With roughly half a million people, France is home to the world's third-largest Jewish community, after Israel and the US. Nevertheless, many Jews no longer feel at ease in France in the face of increasing harassment.
We meet in the synagogue. It's Friday, and the Sabbath will start in a few hours. Ilan Shalom begins his afternoon prayer. His upper body is rocking back and forth; Shalom is laser-focused. He doesn't even seem to notice the little boys wearing yarmulkes rushing through the prayer room on their way to music lessons.
"Once I have started the prayer, I can't just interrupt it," he says afterwards.
The 34-year-old father regularly visits the synagogue and is an active parishioner, but first of all he is French, which he says is important to him.
Moving to the countryside
In 2018, the French Ministry of the Interior recorded a 74 percent increase in the number of crimes against Jews compared with the previous year. The total number of offenses was roughly 540.
However, these are only the official figures, Francis Kalifat, President of the Central Council of French Jews (CRIF) in Paris, told DW. According to him, not all anti-Semitic incidents, such as graffiti on letterboxes, are reported. Kalifat believes the number of unreported cases is far higher.
The consequences for the Jewish community in France are manifold. Parents are increasingly considering taking their children out of public schools because they fear their kids would be insulted there, Kalifat said. He also expressed concern that Jewish families are increasingly retreating to rural areas because they consider cities to be unsafe.
At the synagogue, located in Paris' 17th arrondissement, Shalom kisses the Torah before carefully putting it away. Later that evening, he will say the prayer there before he begins the Sabbath with his family at home.
For now, the synagogue is still a bustling place. Little girls in dance skirts giggle in the corridor and children paint in the corner.
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"We like to meet here, it really is a relaxed place where we come together at the end of the week," Delphine Taieb says with a smile. "Many bring their little children for the afternoon program."
But she also points out that the mood in the country overall has changed a lot and she is much more careful about what she says now.
Anti-Semitism no longer just from extreme right
"I hardly ever mention Israel or that I'm Jewish," Taieb says while we talk in the synagogue. "You can never be sure who you're dealing with."
She says she has had people yell at her: "Just go back to Tel Aviv!"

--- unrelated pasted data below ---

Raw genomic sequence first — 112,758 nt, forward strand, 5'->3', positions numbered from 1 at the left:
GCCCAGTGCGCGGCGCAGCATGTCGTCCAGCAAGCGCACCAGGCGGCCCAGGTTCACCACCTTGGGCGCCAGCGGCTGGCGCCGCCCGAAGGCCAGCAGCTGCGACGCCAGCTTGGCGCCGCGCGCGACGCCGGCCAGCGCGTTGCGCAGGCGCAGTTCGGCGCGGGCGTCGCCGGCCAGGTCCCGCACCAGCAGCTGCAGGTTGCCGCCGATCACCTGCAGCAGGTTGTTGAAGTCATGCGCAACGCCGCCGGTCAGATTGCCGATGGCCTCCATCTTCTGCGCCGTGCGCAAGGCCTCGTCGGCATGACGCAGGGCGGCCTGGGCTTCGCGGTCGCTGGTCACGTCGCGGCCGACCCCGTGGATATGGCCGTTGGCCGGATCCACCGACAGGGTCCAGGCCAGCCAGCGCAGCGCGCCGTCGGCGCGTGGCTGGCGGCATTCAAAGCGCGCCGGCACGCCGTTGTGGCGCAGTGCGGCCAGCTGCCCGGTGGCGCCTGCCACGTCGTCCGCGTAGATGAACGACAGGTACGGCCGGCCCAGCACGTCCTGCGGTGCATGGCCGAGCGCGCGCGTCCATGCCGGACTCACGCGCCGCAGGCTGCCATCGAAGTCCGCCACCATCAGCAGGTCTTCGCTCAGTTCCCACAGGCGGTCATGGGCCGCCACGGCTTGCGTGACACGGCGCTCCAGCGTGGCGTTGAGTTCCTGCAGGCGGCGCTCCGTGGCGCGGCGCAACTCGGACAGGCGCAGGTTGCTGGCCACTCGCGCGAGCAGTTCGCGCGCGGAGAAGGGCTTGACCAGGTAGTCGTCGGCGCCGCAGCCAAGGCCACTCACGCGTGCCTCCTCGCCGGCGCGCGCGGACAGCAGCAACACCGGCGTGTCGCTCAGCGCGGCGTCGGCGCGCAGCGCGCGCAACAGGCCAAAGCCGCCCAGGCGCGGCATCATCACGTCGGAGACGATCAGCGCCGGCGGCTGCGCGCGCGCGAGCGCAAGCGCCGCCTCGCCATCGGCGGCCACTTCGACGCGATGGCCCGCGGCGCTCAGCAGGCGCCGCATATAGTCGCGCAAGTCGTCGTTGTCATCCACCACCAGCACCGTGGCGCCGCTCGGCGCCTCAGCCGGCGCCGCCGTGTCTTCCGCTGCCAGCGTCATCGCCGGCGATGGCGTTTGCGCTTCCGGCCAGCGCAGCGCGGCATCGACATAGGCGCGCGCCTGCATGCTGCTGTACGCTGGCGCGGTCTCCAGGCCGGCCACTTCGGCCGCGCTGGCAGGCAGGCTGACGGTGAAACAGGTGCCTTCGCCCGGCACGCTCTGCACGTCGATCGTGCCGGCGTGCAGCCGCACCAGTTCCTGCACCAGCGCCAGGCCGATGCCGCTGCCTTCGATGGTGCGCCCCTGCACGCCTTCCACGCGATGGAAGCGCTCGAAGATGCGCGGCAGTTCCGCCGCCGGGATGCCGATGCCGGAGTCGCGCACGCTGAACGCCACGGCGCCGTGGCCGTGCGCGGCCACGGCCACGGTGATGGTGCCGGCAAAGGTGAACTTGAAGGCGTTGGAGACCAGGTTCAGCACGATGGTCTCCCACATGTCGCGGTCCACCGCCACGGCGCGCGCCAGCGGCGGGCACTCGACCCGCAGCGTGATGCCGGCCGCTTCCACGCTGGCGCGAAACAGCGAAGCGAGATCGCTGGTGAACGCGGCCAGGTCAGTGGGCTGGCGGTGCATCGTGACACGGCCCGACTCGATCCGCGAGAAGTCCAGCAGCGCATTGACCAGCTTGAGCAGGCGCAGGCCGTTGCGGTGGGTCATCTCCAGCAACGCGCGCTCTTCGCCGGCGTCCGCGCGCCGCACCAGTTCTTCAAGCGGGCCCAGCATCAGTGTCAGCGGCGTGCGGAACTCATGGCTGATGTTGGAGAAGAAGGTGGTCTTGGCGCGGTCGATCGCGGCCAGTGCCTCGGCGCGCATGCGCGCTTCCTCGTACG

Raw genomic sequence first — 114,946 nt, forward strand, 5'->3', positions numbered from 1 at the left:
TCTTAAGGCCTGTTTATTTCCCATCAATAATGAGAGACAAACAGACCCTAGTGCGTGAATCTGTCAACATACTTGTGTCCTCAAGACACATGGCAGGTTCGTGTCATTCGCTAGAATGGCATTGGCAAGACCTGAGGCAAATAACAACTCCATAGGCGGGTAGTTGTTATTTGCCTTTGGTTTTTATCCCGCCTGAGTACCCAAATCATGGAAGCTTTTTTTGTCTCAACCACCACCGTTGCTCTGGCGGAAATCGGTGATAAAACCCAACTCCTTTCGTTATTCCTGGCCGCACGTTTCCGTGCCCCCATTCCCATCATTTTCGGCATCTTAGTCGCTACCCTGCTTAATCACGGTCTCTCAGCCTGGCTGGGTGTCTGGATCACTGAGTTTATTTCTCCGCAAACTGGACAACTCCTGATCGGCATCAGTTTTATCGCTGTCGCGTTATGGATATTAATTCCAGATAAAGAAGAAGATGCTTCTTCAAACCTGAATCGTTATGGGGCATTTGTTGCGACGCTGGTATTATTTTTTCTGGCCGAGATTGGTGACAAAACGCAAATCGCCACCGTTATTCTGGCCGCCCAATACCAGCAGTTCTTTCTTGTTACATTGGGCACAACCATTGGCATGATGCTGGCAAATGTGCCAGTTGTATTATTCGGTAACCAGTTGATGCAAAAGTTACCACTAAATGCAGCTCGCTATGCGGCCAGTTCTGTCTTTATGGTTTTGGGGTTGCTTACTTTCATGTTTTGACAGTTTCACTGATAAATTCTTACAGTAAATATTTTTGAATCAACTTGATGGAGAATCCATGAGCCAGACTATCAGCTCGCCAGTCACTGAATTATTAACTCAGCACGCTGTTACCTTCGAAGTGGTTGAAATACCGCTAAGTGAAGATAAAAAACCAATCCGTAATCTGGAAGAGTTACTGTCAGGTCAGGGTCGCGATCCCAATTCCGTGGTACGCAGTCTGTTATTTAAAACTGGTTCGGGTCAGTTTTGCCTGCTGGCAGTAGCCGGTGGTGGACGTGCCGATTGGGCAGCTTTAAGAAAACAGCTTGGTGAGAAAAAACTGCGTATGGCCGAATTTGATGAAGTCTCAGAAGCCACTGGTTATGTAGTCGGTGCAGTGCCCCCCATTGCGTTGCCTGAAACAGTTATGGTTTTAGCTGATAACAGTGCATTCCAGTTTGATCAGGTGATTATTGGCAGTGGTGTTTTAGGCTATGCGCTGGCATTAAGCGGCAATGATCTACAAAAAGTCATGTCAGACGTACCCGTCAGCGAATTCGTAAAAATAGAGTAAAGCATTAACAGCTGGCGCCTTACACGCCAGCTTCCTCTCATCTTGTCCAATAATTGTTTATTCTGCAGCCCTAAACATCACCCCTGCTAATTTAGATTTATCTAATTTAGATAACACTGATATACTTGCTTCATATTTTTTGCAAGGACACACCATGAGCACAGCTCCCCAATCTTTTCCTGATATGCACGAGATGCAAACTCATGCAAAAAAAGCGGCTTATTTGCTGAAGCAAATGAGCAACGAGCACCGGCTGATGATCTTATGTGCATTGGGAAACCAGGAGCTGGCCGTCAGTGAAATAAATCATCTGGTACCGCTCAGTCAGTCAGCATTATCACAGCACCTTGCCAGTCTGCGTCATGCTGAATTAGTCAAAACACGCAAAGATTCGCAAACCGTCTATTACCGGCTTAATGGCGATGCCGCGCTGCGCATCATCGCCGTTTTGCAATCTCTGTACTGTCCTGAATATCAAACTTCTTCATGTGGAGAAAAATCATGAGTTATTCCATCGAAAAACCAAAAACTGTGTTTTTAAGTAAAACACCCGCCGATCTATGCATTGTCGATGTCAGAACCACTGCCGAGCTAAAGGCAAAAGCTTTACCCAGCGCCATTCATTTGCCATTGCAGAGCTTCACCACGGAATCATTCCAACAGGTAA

Her son emigrated to Israel four years ago. After the 2015 hostage-taking in the Jewish supermarket Hyper Cacher, which followed the attack on the offices of the satirical magazine Charlie Hebdo, more than 7,000 French people of the Jewish faith left the country within one year, according to CRIF statistics.
Sociologist Nonna Mayer of Sciences Po in Paris says that anti-Semitic crimes in France involve damage to property, physical violence and insults to Jewish people.
Anti-Semitism is a form of racism that has always been observed in France, Mayer told DW. "It didn't suddenly show up stronger," she said. "What's new is that it doesn't just come from the extreme right."
Mayer noted a new hatred of Israel, which in some instances comes from the left-wing extremist, pro-Palestinian side. She has also observed an increase in hostility from the milieu of radical Islam. But she doesn't see the migration wave to Europe in 2015 as the cause of more hatred against Jews. The hostility, Mayer says, comes from young people with immigrant backgrounds who often know nothing about the conflict in the Middle East, but who view Jews as part of an elite they cannot reach.
May also pointed to France's yellow vest protest movement, which she believes feeds anti-Jewish hostility. It is an expression of bitterness and social injustice and is directed against elites of all kinds, she said. The primary target of the protesters' anger is President Emmanuel Macron, a former investment banker who Mayer says is viewed by many protesters as being close to money, power and Jews. In her view, anti-Semitism has less and less to do with actual religion.
Is showing your Jewishness 'too dangerous?'
Ilan Shalom steps out of the synagogue into the sun, wearing his yarmulke. "I've always done that; I don't want to hide and I never will," he says.
But ever since he became a father, Shalom has been pondering the issue from a different angle. "I don't know if I can really advise my sons to show their Jewishness," he says. "I have answered this question for myself. Not for my children. Maybe it is too dangerous. That's what I'm afraid of."